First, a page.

Our new project is in direct response to Chicago teachers who have urged us to create programs that resonate especially for their Black and Latino students. We’re taking their request a step further. We want to use the power of song to inspire youth to see themselves as makers of history and social change, by bringing an array of thought-provoking performances and workshops to the junior high and high school classroom.
Cabaret is noted for truth-telling in song and its ability to comment on contemporary society through a variety of musical genres up close and personal. A dozen associated artists have responded to our call to craft school-appropriate programs that combine our cabaret repertoires and our passion for social justice. Dr. Roosevelt Griffin of VanderCook College of Music is leading the project.
Our project begins on Sunday, March 10, 2024 with a one-day workshop to help performers adapt their concerts for grades 7-12. Their work will culminate in showcase performances later this spring.
For performers: We invite performers of all races to create programs that address topics of social justice and change.
For teachers: We invite you to help us devise and suggest programs suitable for your students and curriculum.
Please complete the following survey if you are interested in participating with us. BVIC Goes to School Form
For those already preparing a school program, use this form to provide Program Details.
Examples of thematic musical programs under development are Bridge over Muddied Waters – a personal history of the struggle for civil rights; The Great Filipino Songbook; How Women Won the Right to Vote; Riding for America—Black jockey Isaac Burns Murphy; The Great Migration; Her Chance to Dream; Being Different Can Make a Difference; Blacklisted—the Songs McCarthy Didn’t Want You to Hear and more.
KEYNOTE PERFORMERS eager to create school-worthy prototypes from their original shows include:
● Jessie Bolger: Her Chance to Dream embraces a woman’s dreams realized
● Cynthia Clarey: In her acclaimed Bridge over Muddied Waters opera-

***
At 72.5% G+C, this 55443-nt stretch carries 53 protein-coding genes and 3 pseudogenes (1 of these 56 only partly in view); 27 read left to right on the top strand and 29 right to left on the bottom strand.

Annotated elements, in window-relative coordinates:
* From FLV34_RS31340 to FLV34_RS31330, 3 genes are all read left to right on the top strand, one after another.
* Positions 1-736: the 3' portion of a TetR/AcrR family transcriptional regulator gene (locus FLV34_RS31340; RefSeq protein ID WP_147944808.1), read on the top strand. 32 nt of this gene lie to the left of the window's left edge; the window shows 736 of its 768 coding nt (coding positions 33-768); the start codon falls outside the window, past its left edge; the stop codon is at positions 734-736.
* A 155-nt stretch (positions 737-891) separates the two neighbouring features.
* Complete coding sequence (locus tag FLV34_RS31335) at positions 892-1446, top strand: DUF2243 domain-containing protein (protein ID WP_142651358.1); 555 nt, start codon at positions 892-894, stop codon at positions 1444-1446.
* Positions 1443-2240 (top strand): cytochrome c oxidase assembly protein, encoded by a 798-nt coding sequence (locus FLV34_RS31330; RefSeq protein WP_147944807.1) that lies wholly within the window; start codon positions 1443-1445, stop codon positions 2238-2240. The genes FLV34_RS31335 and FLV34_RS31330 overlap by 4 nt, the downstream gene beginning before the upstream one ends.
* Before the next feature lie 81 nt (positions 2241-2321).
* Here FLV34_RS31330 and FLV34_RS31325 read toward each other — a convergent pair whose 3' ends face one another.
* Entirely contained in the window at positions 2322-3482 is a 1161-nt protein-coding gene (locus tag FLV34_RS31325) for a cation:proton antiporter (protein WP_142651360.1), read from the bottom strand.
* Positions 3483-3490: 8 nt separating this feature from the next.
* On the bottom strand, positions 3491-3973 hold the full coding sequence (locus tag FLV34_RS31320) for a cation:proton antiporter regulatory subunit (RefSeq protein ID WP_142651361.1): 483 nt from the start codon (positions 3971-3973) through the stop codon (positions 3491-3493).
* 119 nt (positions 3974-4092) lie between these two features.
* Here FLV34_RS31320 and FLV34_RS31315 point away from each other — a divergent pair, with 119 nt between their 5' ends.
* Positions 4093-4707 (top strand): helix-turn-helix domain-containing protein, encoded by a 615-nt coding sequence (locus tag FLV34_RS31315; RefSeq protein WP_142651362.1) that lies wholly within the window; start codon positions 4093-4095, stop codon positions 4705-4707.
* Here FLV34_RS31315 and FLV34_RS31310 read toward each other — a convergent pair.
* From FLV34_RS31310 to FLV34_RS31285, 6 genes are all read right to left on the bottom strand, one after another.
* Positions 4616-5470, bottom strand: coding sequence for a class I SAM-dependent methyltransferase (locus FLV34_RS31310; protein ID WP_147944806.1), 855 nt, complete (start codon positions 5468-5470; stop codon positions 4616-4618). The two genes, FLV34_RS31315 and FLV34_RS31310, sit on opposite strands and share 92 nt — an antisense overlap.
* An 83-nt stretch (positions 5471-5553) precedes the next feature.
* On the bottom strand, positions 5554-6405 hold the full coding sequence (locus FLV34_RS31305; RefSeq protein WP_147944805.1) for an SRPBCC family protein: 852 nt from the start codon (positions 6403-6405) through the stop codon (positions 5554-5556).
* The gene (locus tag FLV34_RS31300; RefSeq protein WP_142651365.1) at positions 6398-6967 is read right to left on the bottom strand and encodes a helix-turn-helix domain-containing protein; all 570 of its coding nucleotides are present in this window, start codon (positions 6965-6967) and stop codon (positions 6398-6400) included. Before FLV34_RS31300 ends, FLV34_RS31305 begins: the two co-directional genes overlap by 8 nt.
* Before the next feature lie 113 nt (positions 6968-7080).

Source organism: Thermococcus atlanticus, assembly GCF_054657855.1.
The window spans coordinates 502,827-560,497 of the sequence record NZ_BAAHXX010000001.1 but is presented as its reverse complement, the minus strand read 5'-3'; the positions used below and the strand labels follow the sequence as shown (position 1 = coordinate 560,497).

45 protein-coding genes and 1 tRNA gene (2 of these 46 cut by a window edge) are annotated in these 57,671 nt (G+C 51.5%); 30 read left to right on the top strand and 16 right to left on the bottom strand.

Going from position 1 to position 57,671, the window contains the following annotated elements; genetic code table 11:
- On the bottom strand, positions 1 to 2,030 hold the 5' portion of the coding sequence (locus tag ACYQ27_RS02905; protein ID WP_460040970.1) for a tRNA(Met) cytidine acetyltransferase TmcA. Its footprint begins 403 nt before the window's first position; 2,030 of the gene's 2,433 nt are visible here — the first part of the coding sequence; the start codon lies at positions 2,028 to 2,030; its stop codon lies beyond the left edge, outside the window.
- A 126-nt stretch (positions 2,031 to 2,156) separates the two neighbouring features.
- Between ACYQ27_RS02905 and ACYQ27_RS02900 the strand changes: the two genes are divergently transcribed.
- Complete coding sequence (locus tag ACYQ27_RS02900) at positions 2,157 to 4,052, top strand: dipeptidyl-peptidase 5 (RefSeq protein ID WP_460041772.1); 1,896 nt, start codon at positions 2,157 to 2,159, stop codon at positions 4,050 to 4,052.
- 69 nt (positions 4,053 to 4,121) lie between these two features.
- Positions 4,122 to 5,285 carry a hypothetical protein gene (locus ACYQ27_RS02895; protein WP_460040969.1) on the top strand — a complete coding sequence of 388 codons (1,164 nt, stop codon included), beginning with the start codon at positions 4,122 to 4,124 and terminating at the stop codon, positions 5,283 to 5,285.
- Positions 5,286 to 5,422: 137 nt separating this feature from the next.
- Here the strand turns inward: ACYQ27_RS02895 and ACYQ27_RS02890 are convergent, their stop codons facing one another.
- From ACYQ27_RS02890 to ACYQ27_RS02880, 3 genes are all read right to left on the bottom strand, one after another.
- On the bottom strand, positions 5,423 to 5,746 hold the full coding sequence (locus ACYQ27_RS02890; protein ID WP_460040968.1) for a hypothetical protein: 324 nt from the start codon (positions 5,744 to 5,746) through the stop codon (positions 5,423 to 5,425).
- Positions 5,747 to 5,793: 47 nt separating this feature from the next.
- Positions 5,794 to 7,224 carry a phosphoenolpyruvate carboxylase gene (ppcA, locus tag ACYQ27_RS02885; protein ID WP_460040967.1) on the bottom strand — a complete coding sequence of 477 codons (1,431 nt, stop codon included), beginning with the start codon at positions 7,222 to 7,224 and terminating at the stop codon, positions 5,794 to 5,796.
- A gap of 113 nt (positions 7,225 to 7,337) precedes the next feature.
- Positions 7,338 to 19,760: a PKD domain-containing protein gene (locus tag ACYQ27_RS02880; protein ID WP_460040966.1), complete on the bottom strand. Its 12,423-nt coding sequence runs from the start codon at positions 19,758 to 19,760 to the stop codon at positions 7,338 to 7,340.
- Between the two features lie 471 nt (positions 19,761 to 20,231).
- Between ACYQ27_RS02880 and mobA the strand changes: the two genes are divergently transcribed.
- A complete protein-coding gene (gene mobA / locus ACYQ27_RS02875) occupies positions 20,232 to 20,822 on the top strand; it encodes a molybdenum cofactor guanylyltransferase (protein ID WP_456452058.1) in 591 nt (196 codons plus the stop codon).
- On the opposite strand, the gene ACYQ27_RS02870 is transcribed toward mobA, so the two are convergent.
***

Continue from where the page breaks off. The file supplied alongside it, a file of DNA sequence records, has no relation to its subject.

turned-cabaret singer shares her perspective and reflections on political and racial issues in the US. This personal show delivers a universal message: the end to bigotry and prejudice.
● Susie Friedman, cantor, cabaret and opera singer specializes in Holocaust
era songs to confront Jew-hatred
● Sean Harris, singer. Southside-born tenor Sean Harris is noted for his
crossover repertoire from opera to standards. Blind since age 14, he offers an
inspiring story of resilience
● Carla Gordon offers her acclaimed program, Blacklisted—Songs McCarthy
Didn’t Want Us to Hear
● Rae-Myra Hilliard introduces the first two African-American women composers to make their mark in classical music, Florence Price and Margaret Bonds
● Claudia Hommel, actor-singer, reveals the complex relations between
Americans and French including the legacy of African American expats in Paris in
the Jazz Age and Souvenirs of Paris 1950
● Anita Kallen and Catherine Thomsen offer HERstory shows including How
Women Won the Right to Vote and Trailblazing Female Firsts.
● Madeline Morgan sings The Great Migration —Blacks moving from the South to the urban North
● Lou Ella Rose, singer, director of SamaSama Project explores the Great
Filipino Songbook in the context of US colonial history
● Patricia Tyson, composer, singer, classical pianist, whose inspirational
choral works have been performed by local high schools.
● Kevin Wood takes a personal look at overcoming being different